Monitor how your appetite was at the beginning of the week and how it is at the end of the week and I think you’ll be pleasantly surprised at how easily you can control your appetite.

Do you have any questions or comments about appetite? Let me know in the comment section below. Click subscribe and I will see you next time.

Can Tetris Make You Skinny?


Science has confirmed it. The new fad diet is here!

One second…I have to take care of this craving.

Hi everyone, Dr. Becky here with great news from the world of science, as it turns out you can cut your food cravings by 24% with just 3 minutes of playing a video game.

Researchers, published in the journal Appetite, were looking at the validity of the Elaborated Intrusion Theory that hypothesizes that it’s the pictures that we conjure up in our brains about the sweet, creamy, melt in your mouth…

Ummm, it’s the pictures of the craved food that we create that make us want to eat them.

So the researchers figured that by distracting the brain with a visual game, like Tetris, for a few minutes participants should be able to get past  their cravings.

Participants waited for a craving to strike and when it did they rated that craving on how strong it was, how vivid the image was and how much it was taking over their life.

They then sat down in front of a computer screen, loaded up a game of Tetris and played for three minutes. That is unless they were one of the unsuspecting guinea pigs placed into the control group.

Those participants also sat down in front of a computer screen, but their game of Tetris refused to load.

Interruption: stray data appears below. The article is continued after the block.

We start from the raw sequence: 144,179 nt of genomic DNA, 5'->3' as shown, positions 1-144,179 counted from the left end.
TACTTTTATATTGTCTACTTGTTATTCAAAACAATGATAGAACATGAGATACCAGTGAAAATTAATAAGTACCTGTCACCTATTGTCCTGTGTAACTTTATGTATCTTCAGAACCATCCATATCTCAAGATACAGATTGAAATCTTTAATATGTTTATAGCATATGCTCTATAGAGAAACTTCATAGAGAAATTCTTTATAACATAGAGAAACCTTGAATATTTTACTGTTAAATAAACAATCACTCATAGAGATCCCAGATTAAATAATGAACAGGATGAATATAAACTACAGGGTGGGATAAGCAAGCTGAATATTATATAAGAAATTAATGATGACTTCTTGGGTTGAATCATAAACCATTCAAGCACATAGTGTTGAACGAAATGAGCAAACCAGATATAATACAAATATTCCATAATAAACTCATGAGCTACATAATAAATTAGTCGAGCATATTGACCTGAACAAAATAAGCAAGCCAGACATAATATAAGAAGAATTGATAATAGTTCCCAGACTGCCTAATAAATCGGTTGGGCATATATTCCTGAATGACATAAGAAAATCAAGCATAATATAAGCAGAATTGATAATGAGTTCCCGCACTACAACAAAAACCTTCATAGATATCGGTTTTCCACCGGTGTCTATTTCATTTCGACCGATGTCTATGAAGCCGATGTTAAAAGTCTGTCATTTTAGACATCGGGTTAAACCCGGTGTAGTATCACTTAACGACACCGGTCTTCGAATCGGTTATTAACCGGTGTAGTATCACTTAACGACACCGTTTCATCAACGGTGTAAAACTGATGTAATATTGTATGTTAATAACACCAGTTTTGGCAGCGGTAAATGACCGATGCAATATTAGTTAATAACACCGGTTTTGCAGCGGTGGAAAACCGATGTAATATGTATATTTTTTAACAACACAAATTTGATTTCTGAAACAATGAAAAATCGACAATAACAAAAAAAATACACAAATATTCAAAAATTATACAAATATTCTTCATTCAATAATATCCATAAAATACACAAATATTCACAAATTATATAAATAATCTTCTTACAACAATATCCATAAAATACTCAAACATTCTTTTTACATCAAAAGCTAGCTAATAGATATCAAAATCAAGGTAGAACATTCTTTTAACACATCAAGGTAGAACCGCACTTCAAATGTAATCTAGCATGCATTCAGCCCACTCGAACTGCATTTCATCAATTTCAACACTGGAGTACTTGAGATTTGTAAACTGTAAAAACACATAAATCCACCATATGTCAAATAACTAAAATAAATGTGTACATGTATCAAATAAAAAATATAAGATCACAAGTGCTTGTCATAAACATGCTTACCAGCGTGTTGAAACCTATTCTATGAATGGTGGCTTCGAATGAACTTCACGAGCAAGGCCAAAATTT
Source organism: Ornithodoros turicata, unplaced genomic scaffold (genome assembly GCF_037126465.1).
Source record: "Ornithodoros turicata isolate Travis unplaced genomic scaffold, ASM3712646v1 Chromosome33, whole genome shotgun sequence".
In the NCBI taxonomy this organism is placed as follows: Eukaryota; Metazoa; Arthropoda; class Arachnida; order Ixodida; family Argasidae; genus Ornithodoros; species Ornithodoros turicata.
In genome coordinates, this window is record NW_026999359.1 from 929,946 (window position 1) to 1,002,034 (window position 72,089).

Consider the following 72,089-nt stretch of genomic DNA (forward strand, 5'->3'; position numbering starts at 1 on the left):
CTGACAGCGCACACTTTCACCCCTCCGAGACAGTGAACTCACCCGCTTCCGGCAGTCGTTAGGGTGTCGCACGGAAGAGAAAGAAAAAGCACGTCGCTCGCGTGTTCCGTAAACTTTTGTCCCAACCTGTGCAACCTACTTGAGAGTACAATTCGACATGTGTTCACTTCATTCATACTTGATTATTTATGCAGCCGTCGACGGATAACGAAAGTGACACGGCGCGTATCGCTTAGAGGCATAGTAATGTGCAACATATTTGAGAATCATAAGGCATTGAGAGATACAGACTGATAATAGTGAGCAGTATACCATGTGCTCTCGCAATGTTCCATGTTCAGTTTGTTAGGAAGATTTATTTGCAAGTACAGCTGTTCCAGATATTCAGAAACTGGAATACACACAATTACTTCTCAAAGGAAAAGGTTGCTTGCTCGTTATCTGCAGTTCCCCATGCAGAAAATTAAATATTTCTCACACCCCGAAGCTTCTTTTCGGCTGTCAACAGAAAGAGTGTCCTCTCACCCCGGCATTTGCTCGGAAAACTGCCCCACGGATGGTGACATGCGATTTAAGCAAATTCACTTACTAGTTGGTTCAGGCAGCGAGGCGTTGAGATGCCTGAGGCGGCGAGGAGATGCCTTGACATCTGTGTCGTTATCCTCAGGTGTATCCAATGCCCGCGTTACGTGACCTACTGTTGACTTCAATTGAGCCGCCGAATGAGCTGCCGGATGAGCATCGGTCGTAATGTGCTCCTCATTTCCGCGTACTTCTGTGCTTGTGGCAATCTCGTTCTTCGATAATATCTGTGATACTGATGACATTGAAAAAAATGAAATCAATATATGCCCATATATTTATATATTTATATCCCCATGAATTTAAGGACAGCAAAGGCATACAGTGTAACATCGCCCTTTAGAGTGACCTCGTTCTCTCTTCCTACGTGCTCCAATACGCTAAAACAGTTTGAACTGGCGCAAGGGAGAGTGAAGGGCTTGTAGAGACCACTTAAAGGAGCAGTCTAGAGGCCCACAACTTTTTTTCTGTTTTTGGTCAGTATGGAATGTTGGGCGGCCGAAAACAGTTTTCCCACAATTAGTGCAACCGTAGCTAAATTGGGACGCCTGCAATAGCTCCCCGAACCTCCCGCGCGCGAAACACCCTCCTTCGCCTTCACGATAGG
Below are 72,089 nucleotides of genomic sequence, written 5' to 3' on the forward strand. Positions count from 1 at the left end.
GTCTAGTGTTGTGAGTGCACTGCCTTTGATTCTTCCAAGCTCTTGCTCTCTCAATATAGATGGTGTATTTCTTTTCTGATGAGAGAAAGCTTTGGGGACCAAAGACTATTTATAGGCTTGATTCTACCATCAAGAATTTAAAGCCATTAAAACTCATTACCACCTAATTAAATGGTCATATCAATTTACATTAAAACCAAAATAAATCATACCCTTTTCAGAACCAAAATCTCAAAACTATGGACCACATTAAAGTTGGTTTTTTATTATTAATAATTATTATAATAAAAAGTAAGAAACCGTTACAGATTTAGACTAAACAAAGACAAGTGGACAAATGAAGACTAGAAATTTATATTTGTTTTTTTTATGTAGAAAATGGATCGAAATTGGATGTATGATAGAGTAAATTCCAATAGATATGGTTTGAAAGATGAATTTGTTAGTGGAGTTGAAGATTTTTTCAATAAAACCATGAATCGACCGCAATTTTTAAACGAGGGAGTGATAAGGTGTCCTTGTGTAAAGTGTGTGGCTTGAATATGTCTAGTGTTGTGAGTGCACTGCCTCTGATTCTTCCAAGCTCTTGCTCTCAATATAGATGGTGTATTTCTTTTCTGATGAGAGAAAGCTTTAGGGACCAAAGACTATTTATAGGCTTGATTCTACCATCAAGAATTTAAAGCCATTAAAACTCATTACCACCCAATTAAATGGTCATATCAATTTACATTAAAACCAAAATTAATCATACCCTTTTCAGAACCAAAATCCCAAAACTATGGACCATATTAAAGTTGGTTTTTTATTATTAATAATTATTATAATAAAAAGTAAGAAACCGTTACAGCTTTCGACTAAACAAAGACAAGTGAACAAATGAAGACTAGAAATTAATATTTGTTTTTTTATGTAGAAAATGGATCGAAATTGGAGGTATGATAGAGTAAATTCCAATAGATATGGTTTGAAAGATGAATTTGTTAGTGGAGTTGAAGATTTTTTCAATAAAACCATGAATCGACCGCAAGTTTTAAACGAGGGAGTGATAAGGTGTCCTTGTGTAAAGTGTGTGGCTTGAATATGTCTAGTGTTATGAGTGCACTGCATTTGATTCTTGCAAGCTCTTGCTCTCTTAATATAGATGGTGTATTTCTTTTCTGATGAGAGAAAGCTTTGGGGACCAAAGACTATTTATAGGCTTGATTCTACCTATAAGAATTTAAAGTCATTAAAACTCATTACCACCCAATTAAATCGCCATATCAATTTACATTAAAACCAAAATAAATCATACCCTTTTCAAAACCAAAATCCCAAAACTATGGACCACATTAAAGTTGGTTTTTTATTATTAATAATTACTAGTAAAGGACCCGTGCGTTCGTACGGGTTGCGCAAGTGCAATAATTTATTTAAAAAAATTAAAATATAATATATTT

After three minutes those that actually got to play the game of Tetris reported significantly lower food cravings; 24% lower than those that were in the control group.

One of the study’s authors, noted that “Episodes of craving usually only last a few minutes” so it seems pretty reasonable that a few minutes of distracting yourself could get you past the craving and avoid all those unnecessary calories.

Sweet deal, or not sweet, whichever way you want to look at that.

So if you want to test this distraction diet theory for yourself, the next time you feel a craving hit pick up a video game, set the timer for three minutes, and see how you feel.

Although I would avoid playing candy crunch.

Thanks for joining me for Dr. Becky Fitness reports. Do you think distracting yourself can help you stick with a diet? If so, let me know in the comments below. Click Subscribe. And, I’ll see you next time.

Read more…

Playing Tetris has potential to help beat negative cravings, study suggests: http://www.plymouth.ac.uk/pages/view.asp?page=40629















Reference: http://www.plymouth.ac.uk/pages/view.asp?page=40629


Of course, cravings do return and in an unrelated research review lead author, Jebb, show there is clear evidence that low levels of physical activity are associated with an increased risk of weight gain and obesity.

Making the moral of this story that video games should be used as a diet distraction, not as a lifestyle.